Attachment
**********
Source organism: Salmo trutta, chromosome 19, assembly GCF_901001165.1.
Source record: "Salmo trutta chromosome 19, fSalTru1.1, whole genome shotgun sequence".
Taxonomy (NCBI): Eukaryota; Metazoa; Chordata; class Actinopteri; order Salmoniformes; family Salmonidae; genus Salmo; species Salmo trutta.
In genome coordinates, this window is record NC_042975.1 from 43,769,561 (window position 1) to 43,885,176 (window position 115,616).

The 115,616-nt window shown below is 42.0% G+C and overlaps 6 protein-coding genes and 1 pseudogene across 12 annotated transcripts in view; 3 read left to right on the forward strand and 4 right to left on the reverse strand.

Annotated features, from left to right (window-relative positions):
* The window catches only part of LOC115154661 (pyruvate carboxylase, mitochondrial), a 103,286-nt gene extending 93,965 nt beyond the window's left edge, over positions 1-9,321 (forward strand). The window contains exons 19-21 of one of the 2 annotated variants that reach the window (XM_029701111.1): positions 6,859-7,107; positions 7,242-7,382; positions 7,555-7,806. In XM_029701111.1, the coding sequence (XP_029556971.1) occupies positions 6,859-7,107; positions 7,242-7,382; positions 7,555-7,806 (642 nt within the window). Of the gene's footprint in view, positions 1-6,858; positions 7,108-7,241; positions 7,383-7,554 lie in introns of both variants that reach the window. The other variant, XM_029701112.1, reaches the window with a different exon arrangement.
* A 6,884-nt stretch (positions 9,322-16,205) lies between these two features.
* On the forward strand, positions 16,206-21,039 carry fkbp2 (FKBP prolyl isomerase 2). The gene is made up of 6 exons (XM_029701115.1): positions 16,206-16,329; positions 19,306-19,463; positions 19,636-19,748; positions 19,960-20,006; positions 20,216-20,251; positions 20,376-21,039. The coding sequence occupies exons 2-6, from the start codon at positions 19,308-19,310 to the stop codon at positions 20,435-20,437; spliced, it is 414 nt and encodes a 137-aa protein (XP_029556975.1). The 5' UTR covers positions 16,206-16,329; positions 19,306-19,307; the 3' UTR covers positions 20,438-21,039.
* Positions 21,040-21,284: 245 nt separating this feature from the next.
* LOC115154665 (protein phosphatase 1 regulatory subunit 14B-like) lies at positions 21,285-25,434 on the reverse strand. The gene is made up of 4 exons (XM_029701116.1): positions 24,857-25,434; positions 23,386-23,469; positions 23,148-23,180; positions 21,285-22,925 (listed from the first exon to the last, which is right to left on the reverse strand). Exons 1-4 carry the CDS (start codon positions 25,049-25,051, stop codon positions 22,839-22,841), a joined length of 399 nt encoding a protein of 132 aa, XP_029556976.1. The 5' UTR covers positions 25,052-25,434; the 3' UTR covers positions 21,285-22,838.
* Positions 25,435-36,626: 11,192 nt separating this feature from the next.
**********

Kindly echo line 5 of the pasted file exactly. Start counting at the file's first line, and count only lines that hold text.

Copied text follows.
The 115,616-nt window shown below is 42.0% G+C and overlaps 6 protein-coding genes and 1 pseudogene across 12 annotated transcripts in view; 3 read left to right on the forward strand and 4 right to left on the reverse strand.